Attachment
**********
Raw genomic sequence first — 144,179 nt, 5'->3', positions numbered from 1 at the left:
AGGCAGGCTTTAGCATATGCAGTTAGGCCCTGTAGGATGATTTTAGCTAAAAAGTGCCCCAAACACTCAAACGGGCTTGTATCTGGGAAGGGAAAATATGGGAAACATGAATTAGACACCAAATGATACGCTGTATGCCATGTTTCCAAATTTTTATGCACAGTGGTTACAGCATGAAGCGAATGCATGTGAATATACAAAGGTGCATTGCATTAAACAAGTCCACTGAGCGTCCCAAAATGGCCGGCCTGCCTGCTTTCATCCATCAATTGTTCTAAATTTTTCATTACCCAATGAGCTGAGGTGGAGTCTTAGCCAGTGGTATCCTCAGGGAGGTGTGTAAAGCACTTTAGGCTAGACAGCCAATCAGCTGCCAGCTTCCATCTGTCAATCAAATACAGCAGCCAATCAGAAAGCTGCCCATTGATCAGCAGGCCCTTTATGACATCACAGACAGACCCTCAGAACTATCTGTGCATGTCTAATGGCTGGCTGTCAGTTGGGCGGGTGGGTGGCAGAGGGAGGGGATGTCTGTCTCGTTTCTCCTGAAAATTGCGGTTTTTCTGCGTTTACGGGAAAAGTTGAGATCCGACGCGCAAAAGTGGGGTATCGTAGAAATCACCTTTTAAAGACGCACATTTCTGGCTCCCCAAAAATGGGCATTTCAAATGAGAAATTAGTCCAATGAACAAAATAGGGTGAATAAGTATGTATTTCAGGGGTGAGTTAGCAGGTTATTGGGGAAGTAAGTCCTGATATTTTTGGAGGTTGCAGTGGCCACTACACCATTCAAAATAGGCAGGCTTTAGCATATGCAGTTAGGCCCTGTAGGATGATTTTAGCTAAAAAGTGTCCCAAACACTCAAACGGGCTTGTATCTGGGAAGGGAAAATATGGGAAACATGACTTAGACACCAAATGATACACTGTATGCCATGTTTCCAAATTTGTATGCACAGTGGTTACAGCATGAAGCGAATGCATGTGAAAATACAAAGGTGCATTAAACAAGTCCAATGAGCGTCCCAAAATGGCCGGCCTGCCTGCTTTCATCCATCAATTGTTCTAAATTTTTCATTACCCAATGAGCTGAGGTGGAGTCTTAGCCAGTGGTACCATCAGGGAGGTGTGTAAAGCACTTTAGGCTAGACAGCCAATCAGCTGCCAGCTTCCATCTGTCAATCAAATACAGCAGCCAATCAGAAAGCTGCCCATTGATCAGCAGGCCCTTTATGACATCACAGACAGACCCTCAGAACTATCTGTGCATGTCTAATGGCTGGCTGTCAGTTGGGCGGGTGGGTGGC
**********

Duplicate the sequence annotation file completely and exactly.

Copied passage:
Raw genomic sequence first — 144,179 nt, 5'->3', positions numbered from 1 at the left:
AGGCAGGCTTTAGCATATGCAGTTAGGCCCTGTAGGATGATTTTAGCTAAAAAGTGCCCCAAACACTCAAACGGGCTTGTATCTGGGAAGGGAAAATATGGGAAACATGAATTAGACACCAAATGATACGCTGTATGCCATGTTTCCAAATTTTTATGCACAGTGGTTACAGCATGAAGCGAATGCATGTGAATATACAAAGGTGCATTGCATTAAACAAGTCCACTGAGCGTCCCAAAATGGCCGGCCTGCCTGCTTTCATCCATCAATTGTTCTAAATTTTTCATTACCCAATGAGCTGAGGTGGAGTCTTAGCCAGTGGTATCCTCAGGGAGGTGTGTAAAGCACTTTAGGCTAGACAGCCAATCAGCTGCCAGCTTCCATCTGTCAATCAAATACAGCAGCCAATCAGAAAGCTGCCCATTGATCAGCAGGCCCTTTATGACATCACAGACAGACCCTCAGAACTATCTGTGCATGTCTAATGGCTGGCTGTCAGTTGGGCGGGTGGGTGGCAGAGGGAGGGGATGTCTGTCTCGTTTCTCCTGAAAATTGCGGTTTTTCTGCGTTTACGGGAAAAGTTGAGATCCGACGCGCAAAAGTGGGGTATCGTAGAAATCACCTTTTAAAGACGCACATTTCTGGCTCCCCAAAAATGGGCATTTCAAATGAGAAATTAGTCCAATGAACAAAATAGGGTGAATAAGTATGTATTTCAGGGGTGAGTTAGCAGGTTATTGGGGAAGTAAGTCCTGATATTTTTGGAGGTTGCAGTGGCCACTACACCATTCAAAATAGGCAGGCTTTAGCATATGCAGTTAGGCCCTGTAGGATGATTTTAGCTAAAAAGTGTCCCAAACACTCAAACGGGCTTGTATCTGGGAAGGGAAAATATGGGAAACATGACTTAGACACCAAATGATACACTGTATGCCATGTTTCCAAATTTGTATGCACAGTGGTTACAGCATGAAGCGAATGCATGTGAAAATACAAAGGTGCATTAAACAAGTCCAATGAGCGTCCCAAAATGGCCGGCCTGCCTGCTTTCATCCATCAATTGTTCTAAATTTTTCATTACCCAATGAGCTGAGGTGGAGTCTTAGCCAGTGGTACCATCAGGGAGGTGTGTAAAGCACTTTAGGCTAGACAGCCAATCAGCTGCCAGCTTCCATCTGTCAATCAAATACAGCAGCCAATCAGAAAGCTGCCCATTGATCAGCAGGCCCTTTATGACATCACAGACAGACCCTCAGAACTATCTGTGCATGTCTAATGGCTGGCTGTCAGTTGGGCGGGTGGGTGGC